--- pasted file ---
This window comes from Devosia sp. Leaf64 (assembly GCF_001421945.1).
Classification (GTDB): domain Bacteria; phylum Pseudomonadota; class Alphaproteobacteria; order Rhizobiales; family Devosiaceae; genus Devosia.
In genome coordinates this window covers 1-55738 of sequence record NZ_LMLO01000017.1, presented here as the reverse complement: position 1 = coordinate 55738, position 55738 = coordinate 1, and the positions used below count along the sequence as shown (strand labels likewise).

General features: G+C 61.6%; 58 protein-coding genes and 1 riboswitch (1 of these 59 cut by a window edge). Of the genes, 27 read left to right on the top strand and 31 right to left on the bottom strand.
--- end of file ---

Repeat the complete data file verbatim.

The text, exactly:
This window comes from Devosia sp. Leaf64 (assembly GCF_001421945.1).
Classification (GTDB): domain Bacteria; phylum Pseudomonadota; class Alphaproteobacteria; order Rhizobiales; family Devosiaceae; genus Devosia.
In genome coordinates this window covers 1-55738 of sequence record NZ_LMLO01000017.1, presented here as the reverse complement: position 1 = coordinate 55738, position 55738 = coordinate 1, and the positions used below count along the sequence as shown (strand labels likewise).

General features: G+C 61.6%; 58 protein-coding genes and 1 riboswitch (1 of these 59 cut by a window edge). Of the genes, 27 read left to right on the top strand and 31 right to left on the bottom strand.